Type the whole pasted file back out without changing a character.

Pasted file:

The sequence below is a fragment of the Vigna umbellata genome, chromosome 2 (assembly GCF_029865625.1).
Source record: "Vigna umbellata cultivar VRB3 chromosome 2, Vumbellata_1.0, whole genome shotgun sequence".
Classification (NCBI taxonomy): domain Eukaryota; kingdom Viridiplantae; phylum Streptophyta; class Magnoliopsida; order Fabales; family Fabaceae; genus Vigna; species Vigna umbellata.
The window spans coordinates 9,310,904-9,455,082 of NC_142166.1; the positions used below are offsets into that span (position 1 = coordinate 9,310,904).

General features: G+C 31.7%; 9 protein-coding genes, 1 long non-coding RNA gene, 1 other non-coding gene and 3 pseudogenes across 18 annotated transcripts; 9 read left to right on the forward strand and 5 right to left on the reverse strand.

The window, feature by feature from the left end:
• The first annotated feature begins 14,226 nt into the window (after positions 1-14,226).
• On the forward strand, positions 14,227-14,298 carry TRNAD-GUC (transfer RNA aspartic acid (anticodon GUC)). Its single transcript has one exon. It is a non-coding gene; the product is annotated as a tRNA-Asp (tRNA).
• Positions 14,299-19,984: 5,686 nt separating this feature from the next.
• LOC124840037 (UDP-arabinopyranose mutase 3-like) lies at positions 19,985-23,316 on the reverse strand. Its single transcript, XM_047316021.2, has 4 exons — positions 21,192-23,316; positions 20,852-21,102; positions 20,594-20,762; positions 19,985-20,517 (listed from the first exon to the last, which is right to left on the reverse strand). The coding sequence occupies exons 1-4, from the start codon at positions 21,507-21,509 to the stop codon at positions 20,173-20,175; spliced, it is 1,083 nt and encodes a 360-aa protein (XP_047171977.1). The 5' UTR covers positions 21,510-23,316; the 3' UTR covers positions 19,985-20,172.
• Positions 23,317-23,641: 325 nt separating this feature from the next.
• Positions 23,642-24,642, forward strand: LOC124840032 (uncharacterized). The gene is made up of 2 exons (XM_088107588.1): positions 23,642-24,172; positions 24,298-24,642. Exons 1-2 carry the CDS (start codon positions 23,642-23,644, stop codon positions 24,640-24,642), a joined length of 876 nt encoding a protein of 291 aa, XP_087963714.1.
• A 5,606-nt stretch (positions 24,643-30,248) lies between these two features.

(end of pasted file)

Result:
The sequence below is a fragment of the Vigna umbellata genome, chromosome 2 (assembly GCF_029865625.1).
Source record: "Vigna umbellata cultivar VRB3 chromosome 2, Vumbellata_1.0, whole genome shotgun sequence".
Classification (NCBI taxonomy): domain Eukaryota; kingdom Viridiplantae; phylum Streptophyta; class Magnoliopsida; order Fabales; family Fabaceae; genus Vigna; species Vigna umbellata.
The window spans coordinates 9,310,904-9,455,082 of NC_142166.1; the positions used below are offsets into that span (position 1 = coordinate 9,310,904).

General features: G+C 31.7%; 9 protein-coding genes, 1 long non-coding RNA gene, 1 other non-coding gene and 3 pseudogenes across 18 annotated transcripts; 9 read left to right on the forward strand and 5 right to left on the reverse strand.

The window, feature by feature from the left end:
• The first annotated feature begins 14,226 nt into the window (after positions 1-14,226).
• On the forward strand, positions 14,227-14,298 carry TRNAD-GUC (transfer RNA aspartic acid (anticodon GUC)). Its single transcript has one exon. It is a non-coding gene; the product is annotated as a tRNA-Asp (tRNA).
• Positions 14,299-19,984: 5,686 nt separating this feature from the next.
• LOC124840037 (UDP-arabinopyranose mutase 3-like) lies at positions 19,985-23,316 on the reverse strand. Its single transcript, XM_047316021.2, has 4 exons — positions 21,192-23,316; positions 20,852-21,102; positions 20,594-20,762; positions 19,985-20,517 (listed from the first exon to the last, which is right to left on the reverse strand). The coding sequence occupies exons 1-4, from the start codon at positions 21,507-21,509 to the stop codon at positions 20,173-20,175; spliced, it is 1,083 nt and encodes a 360-aa protein (XP_047171977.1). The 5' UTR covers positions 21,510-23,316; the 3' UTR covers positions 19,985-20,172.
• Positions 23,317-23,641: 325 nt separating this feature from the next.
• Positions 23,642-24,642, forward strand: LOC124840032 (uncharacterized). The gene is made up of 2 exons (XM_088107588.1): positions 23,642-24,172; positions 24,298-24,642. Exons 1-2 carry the CDS (start codon positions 23,642-23,644, stop codon positions 24,640-24,642), a joined length of 876 nt encoding a protein of 291 aa, XP_087963714.1.
• A 5,606-nt stretch (positions 24,643-30,248) lies between these two features.